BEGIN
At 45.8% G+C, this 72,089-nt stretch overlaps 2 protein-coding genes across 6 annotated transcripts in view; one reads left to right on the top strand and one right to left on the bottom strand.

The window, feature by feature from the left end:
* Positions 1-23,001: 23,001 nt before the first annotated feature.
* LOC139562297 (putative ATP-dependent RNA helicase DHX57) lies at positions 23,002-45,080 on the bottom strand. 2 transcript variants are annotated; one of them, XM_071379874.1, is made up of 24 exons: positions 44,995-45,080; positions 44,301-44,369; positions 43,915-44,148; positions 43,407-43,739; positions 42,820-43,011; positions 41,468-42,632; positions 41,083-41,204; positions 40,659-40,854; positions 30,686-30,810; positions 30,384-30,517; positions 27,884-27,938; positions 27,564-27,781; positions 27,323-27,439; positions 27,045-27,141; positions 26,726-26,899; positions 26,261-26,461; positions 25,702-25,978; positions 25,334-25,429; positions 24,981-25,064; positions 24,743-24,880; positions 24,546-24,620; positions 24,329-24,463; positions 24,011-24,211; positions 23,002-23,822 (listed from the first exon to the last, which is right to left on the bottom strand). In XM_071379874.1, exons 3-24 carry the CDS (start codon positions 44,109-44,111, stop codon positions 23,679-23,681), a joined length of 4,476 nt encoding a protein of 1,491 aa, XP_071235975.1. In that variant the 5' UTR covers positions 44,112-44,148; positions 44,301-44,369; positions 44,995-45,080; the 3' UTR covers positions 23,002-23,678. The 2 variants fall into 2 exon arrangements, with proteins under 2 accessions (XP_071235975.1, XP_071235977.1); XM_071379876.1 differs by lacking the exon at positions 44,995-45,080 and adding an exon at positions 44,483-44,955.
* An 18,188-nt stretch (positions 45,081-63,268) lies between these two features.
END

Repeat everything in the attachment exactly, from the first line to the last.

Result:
At 45.8% G+C, this 72,089-nt stretch overlaps 2 protein-coding genes across 6 annotated transcripts in view; one reads left to right on the top strand and one right to left on the bottom strand.

The window, feature by feature from the left end:
* Positions 1-23,001: 23,001 nt before the first annotated feature.
* LOC139562297 (putative ATP-dependent RNA helicase DHX57) lies at positions 23,002-45,080 on the bottom strand. 2 transcript variants are annotated; one of them, XM_071379874.1, is made up of 24 exons: positions 44,995-45,080; positions 44,301-44,369; positions 43,915-44,148; positions 43,407-43,739; positions 42,820-43,011; positions 41,468-42,632; positions 41,083-41,204; positions 40,659-40,854; positions 30,686-30,810; positions 30,384-30,517; positions 27,884-27,938; positions 27,564-27,781; positions 27,323-27,439; positions 27,045-27,141; positions 26,726-26,899; positions 26,261-26,461; positions 25,702-25,978; positions 25,334-25,429; positions 24,981-25,064; positions 24,743-24,880; positions 24,546-24,620; positions 24,329-24,463; positions 24,011-24,211; positions 23,002-23,822 (listed from the first exon to the last, which is right to left on the bottom strand). In XM_071379874.1, exons 3-24 carry the CDS (start codon positions 44,109-44,111, stop codon positions 23,679-23,681), a joined length of 4,476 nt encoding a protein of 1,491 aa, XP_071235975.1. In that variant the 5' UTR covers positions 44,112-44,148; positions 44,301-44,369; positions 44,995-45,080; the 3' UTR covers positions 23,002-23,678. The 2 variants fall into 2 exon arrangements, with proteins under 2 accessions (XP_071235975.1, XP_071235977.1); XM_071379876.1 differs by lacking the exon at positions 44,995-45,080 and adding an exon at positions 44,483-44,955.
* An 18,188-nt stretch (positions 45,081-63,268) lies between these two features.